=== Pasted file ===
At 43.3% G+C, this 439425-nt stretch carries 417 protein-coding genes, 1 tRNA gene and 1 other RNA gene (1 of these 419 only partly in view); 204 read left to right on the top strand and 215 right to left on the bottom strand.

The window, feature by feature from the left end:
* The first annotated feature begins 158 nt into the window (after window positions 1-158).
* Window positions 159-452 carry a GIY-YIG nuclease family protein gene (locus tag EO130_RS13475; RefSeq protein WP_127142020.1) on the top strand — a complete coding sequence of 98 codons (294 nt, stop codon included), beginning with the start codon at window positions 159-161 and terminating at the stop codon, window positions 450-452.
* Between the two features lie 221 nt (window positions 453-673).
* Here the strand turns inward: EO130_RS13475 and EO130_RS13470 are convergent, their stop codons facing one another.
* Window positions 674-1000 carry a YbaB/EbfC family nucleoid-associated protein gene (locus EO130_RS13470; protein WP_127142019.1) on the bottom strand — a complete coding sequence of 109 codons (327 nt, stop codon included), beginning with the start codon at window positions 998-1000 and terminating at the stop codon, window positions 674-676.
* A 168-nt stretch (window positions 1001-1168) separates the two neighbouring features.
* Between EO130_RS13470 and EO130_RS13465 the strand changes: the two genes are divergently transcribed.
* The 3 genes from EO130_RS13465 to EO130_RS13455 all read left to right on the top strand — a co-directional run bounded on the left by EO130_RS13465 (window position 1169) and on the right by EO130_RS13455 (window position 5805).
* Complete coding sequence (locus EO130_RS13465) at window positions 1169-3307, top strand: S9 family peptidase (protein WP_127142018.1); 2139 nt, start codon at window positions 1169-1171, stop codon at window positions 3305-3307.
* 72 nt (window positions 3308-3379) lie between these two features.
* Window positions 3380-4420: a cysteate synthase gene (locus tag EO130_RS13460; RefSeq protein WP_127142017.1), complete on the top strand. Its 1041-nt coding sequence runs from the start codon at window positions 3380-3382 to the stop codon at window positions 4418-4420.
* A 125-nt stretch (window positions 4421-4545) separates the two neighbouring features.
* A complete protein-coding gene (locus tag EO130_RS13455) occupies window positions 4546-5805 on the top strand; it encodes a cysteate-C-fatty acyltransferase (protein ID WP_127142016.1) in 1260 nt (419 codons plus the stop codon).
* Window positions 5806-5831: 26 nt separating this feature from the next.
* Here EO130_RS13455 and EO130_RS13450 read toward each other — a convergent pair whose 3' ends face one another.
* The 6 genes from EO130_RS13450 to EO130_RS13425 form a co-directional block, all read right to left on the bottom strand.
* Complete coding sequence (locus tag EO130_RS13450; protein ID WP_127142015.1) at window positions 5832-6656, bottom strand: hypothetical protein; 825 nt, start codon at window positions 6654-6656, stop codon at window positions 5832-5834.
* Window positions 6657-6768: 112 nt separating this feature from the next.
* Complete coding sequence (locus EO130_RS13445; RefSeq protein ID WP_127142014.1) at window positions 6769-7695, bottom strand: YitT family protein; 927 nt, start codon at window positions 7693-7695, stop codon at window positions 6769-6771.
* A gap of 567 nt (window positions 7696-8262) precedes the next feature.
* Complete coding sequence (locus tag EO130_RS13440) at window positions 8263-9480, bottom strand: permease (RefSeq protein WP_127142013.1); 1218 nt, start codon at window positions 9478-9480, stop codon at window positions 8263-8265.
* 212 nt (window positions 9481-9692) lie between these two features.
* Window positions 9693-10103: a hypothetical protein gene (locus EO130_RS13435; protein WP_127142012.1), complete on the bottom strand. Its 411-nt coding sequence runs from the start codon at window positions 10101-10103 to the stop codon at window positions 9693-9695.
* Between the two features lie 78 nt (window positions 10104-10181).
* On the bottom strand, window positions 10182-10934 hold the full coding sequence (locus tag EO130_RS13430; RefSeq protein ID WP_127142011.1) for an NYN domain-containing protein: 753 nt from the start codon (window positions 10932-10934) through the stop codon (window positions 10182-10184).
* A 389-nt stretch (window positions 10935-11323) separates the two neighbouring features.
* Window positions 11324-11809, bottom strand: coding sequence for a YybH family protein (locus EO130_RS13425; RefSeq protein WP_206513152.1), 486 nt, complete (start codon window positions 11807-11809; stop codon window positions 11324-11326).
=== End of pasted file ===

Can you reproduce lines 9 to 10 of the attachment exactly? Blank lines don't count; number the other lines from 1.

* Between EO130_RS13470 and EO130_RS13465 the strand changes: the two genes are divergently transcribed.
* The 3 genes from EO130_RS13465 to EO130_RS13455 all read left to right on the top strand — a co-directional run bounded on the left by EO130_RS13465 (window position 1169) and on the right by EO130_RS13455 (window position 5805).